Hi and Welcome Everyone!
This is Sharda with Boston Terrier newsletter!
If you’ve been toying with the idea of bringing home a pet, and a Boston Terrier at that, let me advise you that it isn’t as easy as it sounds.
If you have ever been a parent, you know how much time and attention it needs. Bringing home a Boston Terrier is like being parent to a second baby.
Raising a Boston Terrier Pet requires a lot of thought, planning and careful scrutiny.
You need to make an informed decision based on all the information you can lay your hands on from everyone concerned—the owner of the Boston Terrier Pet or the Boston Terrie breeder you are buying from.
If you are a first-time buyer who doesn’t know how the system operates, you will have to place yourself in the responsible hands of a good breeder for correct information and guidance.
You should know that Boston Terriers are energetic, placid, hard-headed, even-tempered, serious, good-natured and introverted.
It would be a gamble for you to know just what your Boston Terrier pet would grow up to be like since many of them do not adhere to the standard.
But before buying a Boston Terrier, it would be well worth deciding which of the following is your choice of pet—male or female, adult or pup, among others:
Pure or crossbred: You need to judge your pet by his parents, before considering buying him. Though it is true that each dog has his own individual character, yet some generalizations could still be made and you can then ascertain how your pup will be in adulthood.
Natural abilities and tendencies: No pet can be happy if his master does not give him a lifestyle his temperament demands. So, you will not only have to read all about his temperament but also keep in constant touch with your breeder for extra tips and direction on what would suit your Boston Terrier best.
Male or female: As a rule, the male of the species is larger than the female and a little extrovertish too. People sometimes believe that the females of the species are more affectionate, home loving and better with children, but remember they are on heat every six months as part of their reproductive cycle. So, unless you neuter them, this could be very inconvenient for her and expensive for you.
Pup or adult: You perhaps would want a Boston Terrie Puppy so that you can raise him the way you want and watch him grow into an adult. Still, getting yourself an adult dog is also worth considering. Not only are there many older dogs in search of a good home, but also these dogs can be very loyal and affectionate to their master. Plus, being trained and housebroken, they adjust very well and easily to family life. Lastly, being an adult, they are well past the destructive stage of puppyhood, and are therefore not a burden to the family.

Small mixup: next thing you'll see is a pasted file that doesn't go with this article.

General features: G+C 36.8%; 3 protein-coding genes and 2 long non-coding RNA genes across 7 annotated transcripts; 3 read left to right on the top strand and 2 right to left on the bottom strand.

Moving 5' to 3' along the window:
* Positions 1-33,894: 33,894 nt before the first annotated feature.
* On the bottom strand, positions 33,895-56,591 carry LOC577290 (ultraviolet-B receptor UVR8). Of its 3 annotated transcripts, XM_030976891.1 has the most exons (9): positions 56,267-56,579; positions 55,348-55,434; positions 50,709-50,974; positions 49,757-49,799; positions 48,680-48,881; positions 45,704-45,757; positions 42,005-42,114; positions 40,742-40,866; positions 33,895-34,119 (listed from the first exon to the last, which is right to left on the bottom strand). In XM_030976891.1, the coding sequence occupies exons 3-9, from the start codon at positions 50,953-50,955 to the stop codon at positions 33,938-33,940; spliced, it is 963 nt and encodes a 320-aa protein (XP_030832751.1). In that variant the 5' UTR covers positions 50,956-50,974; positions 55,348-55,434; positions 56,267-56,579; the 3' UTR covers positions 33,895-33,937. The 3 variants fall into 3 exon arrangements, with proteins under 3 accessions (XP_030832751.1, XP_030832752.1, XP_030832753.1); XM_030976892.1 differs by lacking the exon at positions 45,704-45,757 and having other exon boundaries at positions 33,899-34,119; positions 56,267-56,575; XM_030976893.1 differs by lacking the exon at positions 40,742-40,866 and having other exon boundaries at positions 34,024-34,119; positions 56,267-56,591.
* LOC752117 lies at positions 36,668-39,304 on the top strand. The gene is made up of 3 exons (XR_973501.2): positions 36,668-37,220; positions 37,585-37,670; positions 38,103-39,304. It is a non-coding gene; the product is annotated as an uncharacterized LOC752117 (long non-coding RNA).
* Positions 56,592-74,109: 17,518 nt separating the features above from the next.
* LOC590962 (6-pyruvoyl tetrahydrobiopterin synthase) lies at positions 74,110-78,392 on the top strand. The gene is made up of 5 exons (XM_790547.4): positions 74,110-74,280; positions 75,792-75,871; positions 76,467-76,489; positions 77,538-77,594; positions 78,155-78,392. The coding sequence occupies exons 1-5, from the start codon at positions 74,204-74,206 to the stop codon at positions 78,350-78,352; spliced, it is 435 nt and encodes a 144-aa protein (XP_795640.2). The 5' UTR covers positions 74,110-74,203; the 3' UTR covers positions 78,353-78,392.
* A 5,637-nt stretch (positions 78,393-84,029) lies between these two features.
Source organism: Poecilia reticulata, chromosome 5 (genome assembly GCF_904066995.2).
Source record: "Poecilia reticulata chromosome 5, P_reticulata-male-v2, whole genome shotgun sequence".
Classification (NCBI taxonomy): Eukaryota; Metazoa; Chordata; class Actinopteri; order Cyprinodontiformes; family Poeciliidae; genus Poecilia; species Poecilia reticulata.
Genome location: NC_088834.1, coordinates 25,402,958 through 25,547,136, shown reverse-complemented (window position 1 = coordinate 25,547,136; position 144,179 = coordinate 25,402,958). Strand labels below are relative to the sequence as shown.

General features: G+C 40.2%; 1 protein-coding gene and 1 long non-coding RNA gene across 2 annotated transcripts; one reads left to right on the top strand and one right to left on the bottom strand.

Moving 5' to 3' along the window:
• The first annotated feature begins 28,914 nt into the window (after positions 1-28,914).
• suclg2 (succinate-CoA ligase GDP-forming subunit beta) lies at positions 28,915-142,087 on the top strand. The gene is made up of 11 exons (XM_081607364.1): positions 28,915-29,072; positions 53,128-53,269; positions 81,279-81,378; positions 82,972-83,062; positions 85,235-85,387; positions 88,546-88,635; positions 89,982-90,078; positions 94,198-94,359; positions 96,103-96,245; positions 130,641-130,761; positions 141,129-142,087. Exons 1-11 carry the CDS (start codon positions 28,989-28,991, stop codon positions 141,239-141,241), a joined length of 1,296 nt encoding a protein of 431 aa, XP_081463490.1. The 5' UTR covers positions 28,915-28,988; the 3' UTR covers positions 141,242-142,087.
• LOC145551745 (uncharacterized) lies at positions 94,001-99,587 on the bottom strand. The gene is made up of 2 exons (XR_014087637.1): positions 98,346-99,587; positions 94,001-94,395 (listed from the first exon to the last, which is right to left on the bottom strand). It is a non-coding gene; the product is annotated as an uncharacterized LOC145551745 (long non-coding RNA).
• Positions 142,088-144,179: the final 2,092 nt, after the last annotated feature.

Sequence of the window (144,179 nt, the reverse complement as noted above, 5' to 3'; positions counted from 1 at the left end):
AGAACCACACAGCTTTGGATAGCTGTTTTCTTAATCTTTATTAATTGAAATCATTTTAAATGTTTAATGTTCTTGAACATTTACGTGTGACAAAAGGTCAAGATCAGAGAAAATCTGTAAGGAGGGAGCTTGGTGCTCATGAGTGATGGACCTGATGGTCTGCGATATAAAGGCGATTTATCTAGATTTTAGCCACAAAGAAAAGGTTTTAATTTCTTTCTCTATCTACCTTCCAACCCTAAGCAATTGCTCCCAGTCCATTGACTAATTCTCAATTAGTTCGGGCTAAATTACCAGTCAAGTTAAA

Common characteristics of a Boston Terrier: Usually, a Boston Terrier is small, sturdy, round-headed, short-faced with large expressive eyes and a sleek, easy to maintain coat. He is good-natured with people and other animals, is sporty and is easy to love.
Negative traits of a Boston Terrier: On the flip side, your Boston Terrier could be just a little neurotic when you find him snorting, snuffling, wheezing, snoring and drooling. He may also suffer from flatulence.
Unstable temperament: You need to put him through a course with an obedience instructor and a behavioural consultant, because he might display neurotic behaviours such as mindless yapping, hyperactivity and aggression.
Housebreaking: Your Boston Terrier won’t be easy to housebreak, so expect to crate train him for four to six months.
Grunts and snuffles: Largely due to his short face, your Boston Terrier will sometimes snort, snuffle, wheeze, grunt and snore loudly. While some people find these sounds endearing, many don’t like it at all.
Slobbering: If your Boston Terrier has loose jowls, he will tend to slobber water when drinking, while yet others may drool after eating and drinking.
Gassiness: Also called flatulence, your Boston Terrier won’t suffer from this if you feed him a regular diet of real meat and other fresh foods.
Chronic health problems: Thanks to their over breeding, poor breeding practices and their unnaturally short faces, this breed suffers many health problems.
That’s it for today.
I hope that you learned a lot from today’s Boston Terrier newsletter.
All the best and take care